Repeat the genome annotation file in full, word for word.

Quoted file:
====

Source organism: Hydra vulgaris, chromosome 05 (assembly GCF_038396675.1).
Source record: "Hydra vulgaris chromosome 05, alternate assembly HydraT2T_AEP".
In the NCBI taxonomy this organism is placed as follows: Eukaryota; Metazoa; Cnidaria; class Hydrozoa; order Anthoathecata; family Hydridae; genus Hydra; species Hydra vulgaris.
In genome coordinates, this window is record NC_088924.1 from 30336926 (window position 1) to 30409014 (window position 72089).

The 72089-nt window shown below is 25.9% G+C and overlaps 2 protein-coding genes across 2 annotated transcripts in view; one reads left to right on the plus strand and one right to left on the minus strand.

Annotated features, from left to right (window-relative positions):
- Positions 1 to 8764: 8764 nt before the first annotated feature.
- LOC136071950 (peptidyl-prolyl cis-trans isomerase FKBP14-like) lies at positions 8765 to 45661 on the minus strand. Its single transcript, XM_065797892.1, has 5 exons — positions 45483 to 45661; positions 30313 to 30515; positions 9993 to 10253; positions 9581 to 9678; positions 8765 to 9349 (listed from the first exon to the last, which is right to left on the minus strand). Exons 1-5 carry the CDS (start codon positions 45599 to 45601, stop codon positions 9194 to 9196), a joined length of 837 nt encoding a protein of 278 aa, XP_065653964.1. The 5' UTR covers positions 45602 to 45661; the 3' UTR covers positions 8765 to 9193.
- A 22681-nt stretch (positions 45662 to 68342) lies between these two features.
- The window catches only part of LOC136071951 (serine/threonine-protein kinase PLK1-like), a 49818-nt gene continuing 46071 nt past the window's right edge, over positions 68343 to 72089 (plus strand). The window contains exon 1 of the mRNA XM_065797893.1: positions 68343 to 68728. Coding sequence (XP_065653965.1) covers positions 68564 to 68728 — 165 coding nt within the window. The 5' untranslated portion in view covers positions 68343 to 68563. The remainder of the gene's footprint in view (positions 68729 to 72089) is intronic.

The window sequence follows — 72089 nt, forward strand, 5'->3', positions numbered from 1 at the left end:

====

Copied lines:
Source organism: Hydra vulgaris, chromosome 05 (assembly GCF_038396675.1).
Source record: "Hydra vulgaris chromosome 05, alternate assembly HydraT2T_AEP".
In the NCBI taxonomy this organism is placed as follows: Eukaryota; Metazoa; Cnidaria; class Hydrozoa; order Anthoathecata; family Hydridae; genus Hydra; species Hydra vulgaris.
In genome coordinates, this window is record NC_088924.1 from 30336926 (window position 1) to 30409014 (window position 72089).

The 72089-nt window shown below is 25.9% G+C and overlaps 2 protein-coding genes across 2 annotated transcripts in view; one reads left to right on the plus strand and one right to left on the minus strand.

Annotated features, from left to right (window-relative positions):
- Positions 1 to 8764: 8764 nt before the first annotated feature.
- LOC136071950 (peptidyl-prolyl cis-trans isomerase FKBP14-like) lies at positions 8765 to 45661 on the minus strand. Its single transcript, XM_065797892.1, has 5 exons — positions 45483 to 45661; positions 30313 to 30515; positions 9993 to 10253; positions 9581 to 9678; positions 8765 to 9349 (listed from the first exon to the last, which is right to left on the minus strand). Exons 1-5 carry the CDS (start codon positions 45599 to 45601, stop codon positions 9194 to 9196), a joined length of 837 nt encoding a protein of 278 aa, XP_065653964.1. The 5' UTR covers positions 45602 to 45661; the 3' UTR covers positions 8765 to 9193.
- A 22681-nt stretch (positions 45662 to 68342) lies between these two features.
- The window catches only part of LOC136071951 (serine/threonine-protein kinase PLK1-like), a 49818-nt gene continuing 46071 nt past the window's right edge, over positions 68343 to 72089 (plus strand). The window contains exon 1 of the mRNA XM_065797893.1: positions 68343 to 68728. Coding sequence (XP_065653965.1) covers positions 68564 to 68728 — 165 coding nt within the window. The 5' untranslated portion in view covers positions 68343 to 68563. The remainder of the gene's footprint in view (positions 68729 to 72089) is intronic.

The window sequence follows — 72089 nt, forward strand, 5'->3', positions numbered from 1 at the left end: